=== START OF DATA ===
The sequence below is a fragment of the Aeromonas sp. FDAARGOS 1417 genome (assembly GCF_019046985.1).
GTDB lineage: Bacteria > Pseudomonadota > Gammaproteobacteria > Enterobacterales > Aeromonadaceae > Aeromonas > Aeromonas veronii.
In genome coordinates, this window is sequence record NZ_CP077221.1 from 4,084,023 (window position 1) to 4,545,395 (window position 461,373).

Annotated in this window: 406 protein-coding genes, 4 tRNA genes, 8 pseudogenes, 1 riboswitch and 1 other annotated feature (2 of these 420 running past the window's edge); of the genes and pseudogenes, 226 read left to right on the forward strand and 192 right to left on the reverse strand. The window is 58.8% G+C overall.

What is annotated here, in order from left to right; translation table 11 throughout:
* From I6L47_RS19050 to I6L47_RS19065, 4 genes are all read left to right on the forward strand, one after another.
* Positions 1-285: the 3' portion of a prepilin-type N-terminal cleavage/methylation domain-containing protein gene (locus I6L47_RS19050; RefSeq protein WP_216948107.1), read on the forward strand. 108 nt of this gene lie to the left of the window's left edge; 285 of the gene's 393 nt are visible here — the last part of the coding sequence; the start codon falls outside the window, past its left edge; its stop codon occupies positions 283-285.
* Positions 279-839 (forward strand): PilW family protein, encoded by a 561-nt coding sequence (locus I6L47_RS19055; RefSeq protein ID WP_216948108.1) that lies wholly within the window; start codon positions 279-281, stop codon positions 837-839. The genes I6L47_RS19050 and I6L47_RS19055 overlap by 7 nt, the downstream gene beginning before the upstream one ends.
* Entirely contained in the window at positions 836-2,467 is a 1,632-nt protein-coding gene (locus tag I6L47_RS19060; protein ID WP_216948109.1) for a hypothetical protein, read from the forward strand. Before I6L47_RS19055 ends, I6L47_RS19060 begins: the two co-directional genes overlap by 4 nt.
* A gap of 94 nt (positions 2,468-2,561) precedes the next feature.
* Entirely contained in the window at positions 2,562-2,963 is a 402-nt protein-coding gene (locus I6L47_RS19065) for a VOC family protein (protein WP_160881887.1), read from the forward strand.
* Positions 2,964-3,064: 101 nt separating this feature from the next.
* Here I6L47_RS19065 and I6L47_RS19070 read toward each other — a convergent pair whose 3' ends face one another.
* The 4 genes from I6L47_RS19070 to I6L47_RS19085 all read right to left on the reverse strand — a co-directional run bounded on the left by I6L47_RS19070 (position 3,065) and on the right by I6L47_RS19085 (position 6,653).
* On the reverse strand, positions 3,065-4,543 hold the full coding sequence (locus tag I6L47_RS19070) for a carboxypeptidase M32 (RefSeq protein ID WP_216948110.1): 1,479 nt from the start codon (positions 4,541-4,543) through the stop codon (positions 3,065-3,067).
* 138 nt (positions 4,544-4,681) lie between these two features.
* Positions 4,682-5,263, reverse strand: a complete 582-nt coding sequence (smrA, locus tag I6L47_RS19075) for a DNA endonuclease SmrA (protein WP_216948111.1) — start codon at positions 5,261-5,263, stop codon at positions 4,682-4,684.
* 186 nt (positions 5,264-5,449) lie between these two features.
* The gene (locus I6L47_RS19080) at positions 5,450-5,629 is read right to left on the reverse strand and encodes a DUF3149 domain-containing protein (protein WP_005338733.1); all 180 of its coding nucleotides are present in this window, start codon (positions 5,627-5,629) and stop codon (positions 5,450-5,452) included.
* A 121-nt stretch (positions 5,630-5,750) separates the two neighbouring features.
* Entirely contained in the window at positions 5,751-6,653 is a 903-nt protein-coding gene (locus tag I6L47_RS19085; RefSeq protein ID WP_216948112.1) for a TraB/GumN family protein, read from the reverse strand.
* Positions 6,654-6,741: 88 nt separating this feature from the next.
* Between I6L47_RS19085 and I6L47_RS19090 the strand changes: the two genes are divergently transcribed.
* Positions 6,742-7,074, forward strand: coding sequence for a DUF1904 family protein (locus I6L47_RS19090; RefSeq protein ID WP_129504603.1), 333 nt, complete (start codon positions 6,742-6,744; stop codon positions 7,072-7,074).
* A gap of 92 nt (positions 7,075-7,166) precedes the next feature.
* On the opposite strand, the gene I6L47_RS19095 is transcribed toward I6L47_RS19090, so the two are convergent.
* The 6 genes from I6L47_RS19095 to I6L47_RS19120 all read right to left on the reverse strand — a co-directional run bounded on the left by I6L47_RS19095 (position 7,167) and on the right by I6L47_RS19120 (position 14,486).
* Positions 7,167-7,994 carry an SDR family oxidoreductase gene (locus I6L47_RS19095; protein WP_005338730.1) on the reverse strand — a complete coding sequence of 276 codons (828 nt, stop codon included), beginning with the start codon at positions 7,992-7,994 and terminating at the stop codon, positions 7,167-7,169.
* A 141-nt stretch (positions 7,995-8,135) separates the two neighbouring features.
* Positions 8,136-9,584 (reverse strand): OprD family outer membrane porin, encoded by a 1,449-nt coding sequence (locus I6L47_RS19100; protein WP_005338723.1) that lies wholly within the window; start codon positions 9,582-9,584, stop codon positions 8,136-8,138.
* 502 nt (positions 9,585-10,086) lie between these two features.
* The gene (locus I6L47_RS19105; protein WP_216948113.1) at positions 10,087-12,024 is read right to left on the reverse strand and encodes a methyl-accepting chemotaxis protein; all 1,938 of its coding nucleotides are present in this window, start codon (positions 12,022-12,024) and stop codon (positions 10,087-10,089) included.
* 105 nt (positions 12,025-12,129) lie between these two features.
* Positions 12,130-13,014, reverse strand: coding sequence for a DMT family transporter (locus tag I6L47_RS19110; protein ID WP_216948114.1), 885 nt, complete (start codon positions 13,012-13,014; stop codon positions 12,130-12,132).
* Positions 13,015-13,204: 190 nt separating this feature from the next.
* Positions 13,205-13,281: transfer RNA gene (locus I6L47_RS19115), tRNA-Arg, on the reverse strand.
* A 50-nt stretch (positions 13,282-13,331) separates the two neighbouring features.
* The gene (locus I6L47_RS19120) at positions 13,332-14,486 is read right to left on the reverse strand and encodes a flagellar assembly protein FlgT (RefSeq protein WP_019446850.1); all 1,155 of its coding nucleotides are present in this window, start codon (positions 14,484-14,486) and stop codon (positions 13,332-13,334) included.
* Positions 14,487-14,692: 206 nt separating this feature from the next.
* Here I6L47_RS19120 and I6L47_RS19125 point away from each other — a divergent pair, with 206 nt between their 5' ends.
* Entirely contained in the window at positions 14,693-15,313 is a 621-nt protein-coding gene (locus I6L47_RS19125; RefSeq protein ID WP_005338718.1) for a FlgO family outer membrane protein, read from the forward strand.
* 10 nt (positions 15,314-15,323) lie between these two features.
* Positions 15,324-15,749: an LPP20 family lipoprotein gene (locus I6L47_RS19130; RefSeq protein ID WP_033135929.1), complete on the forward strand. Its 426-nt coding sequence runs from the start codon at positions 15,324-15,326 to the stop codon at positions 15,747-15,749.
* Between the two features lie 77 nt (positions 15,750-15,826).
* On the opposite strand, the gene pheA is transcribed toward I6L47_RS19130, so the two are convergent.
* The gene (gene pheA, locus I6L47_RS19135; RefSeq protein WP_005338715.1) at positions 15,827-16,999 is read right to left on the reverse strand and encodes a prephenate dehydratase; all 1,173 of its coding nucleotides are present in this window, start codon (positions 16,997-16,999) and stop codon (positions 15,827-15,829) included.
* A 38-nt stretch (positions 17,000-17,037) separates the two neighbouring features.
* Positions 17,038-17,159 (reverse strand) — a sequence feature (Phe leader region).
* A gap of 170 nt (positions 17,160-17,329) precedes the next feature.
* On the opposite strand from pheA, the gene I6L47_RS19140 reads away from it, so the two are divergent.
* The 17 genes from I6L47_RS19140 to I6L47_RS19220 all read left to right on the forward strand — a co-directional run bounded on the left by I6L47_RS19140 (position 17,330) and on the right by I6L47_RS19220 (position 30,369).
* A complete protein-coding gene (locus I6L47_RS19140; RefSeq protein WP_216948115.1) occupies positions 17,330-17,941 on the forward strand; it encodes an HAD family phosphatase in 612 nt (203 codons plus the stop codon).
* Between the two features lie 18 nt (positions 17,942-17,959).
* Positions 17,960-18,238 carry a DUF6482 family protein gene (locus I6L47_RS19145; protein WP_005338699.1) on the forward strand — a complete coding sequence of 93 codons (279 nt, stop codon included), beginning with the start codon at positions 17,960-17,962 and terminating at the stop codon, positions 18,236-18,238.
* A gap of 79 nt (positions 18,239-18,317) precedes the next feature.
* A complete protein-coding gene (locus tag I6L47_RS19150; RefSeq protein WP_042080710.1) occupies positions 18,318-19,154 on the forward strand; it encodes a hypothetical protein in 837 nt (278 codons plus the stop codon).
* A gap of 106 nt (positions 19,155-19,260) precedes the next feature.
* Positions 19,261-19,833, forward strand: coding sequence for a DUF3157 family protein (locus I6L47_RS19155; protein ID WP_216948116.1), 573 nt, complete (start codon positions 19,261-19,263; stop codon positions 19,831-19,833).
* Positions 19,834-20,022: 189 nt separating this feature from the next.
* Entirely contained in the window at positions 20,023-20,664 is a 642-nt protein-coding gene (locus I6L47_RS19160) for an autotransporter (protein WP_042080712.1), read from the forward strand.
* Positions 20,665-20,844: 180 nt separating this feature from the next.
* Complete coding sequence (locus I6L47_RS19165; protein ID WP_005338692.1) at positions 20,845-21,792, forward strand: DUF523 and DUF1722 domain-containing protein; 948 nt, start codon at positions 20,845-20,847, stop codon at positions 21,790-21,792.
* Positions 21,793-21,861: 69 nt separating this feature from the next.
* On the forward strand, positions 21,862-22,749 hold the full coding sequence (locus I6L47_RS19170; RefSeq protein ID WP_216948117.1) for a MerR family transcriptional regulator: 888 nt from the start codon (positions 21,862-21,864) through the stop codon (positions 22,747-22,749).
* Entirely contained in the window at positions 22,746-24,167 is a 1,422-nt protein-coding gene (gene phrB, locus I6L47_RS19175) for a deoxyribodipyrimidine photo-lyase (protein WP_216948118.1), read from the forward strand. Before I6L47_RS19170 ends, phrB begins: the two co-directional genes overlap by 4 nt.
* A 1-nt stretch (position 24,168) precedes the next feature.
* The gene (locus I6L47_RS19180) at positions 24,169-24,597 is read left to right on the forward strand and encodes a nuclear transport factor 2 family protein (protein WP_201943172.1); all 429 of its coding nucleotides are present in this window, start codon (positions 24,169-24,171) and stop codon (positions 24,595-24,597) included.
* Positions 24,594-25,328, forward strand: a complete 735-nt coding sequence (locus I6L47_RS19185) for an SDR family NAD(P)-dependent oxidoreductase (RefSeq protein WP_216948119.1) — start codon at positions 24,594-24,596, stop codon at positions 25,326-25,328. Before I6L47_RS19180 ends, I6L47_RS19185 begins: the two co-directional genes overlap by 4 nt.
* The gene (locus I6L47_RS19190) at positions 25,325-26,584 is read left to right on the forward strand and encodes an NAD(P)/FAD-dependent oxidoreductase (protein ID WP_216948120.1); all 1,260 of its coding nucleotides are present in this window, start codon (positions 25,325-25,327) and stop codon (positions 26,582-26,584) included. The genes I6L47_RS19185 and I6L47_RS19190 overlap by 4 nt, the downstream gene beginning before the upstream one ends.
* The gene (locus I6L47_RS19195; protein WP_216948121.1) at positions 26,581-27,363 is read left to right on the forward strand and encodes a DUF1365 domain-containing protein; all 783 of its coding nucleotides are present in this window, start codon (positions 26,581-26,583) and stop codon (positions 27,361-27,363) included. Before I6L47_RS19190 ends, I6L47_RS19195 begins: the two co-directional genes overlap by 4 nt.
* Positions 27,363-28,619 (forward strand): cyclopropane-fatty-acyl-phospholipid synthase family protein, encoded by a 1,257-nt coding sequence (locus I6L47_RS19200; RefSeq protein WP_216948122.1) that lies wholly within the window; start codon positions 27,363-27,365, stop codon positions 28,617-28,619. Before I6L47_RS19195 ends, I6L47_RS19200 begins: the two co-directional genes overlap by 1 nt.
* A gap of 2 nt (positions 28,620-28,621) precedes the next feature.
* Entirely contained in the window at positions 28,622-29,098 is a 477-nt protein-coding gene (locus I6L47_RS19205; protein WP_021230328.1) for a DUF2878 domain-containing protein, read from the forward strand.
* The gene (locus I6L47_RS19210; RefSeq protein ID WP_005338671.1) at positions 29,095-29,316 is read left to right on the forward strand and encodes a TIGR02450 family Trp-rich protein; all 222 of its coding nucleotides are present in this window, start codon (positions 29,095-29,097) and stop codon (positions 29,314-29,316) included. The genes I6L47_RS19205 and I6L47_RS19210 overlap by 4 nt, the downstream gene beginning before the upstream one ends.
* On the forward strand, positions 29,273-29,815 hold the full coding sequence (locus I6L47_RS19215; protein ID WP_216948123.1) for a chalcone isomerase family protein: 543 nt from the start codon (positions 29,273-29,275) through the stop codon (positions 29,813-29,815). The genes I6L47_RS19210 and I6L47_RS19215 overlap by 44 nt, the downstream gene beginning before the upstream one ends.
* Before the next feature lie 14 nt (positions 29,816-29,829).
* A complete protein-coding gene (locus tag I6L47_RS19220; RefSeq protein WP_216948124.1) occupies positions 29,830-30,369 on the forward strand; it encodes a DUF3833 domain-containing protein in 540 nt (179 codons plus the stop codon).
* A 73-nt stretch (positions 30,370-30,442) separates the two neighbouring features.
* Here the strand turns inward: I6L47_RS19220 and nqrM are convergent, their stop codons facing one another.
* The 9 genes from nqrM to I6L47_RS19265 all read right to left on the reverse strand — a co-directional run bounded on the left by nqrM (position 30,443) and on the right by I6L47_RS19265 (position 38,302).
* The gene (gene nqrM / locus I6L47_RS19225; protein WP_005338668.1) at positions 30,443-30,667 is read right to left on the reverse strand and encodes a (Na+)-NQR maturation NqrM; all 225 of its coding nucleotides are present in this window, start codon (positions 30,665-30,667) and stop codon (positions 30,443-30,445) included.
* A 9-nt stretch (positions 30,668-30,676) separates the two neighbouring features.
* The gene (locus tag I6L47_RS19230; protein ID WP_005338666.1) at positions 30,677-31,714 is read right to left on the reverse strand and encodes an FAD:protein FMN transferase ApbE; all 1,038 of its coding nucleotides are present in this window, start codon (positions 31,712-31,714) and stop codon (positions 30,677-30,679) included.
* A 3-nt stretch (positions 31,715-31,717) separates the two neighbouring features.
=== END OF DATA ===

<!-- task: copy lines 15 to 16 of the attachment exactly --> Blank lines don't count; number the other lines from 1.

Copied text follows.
* On the reverse strand, positions 3,065-4,543 hold the full coding sequence (locus tag I6L47_RS19070) for a carboxypeptidase M32 (RefSeq protein ID WP_216948110.1): 1,479 nt from the start codon (positions 4,541-4,543) through the stop codon (positions 3,065-3,067).
* 138 nt (positions 4,544-4,681) lie between these two features.